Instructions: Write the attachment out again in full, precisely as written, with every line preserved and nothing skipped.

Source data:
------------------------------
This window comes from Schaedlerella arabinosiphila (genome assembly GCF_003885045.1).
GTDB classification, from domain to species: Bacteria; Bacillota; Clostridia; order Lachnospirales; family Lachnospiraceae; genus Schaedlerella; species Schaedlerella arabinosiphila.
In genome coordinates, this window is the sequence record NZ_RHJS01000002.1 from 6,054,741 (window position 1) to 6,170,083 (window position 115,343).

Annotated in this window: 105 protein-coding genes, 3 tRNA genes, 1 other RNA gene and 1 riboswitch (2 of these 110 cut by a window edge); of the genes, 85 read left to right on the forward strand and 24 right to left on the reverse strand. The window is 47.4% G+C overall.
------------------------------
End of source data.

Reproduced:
This window comes from Schaedlerella arabinosiphila (genome assembly GCF_003885045.1).
GTDB classification, from domain to species: Bacteria; Bacillota; Clostridia; order Lachnospirales; family Lachnospiraceae; genus Schaedlerella; species Schaedlerella arabinosiphila.
In genome coordinates, this window is the sequence record NZ_RHJS01000002.1 from 6,054,741 (window position 1) to 6,170,083 (window position 115,343).

Annotated in this window: 105 protein-coding genes, 3 tRNA genes, 1 other RNA gene and 1 riboswitch (2 of these 110 cut by a window edge); of the genes, 85 read left to right on the forward strand and 24 right to left on the reverse strand. The window is 47.4% G+C overall.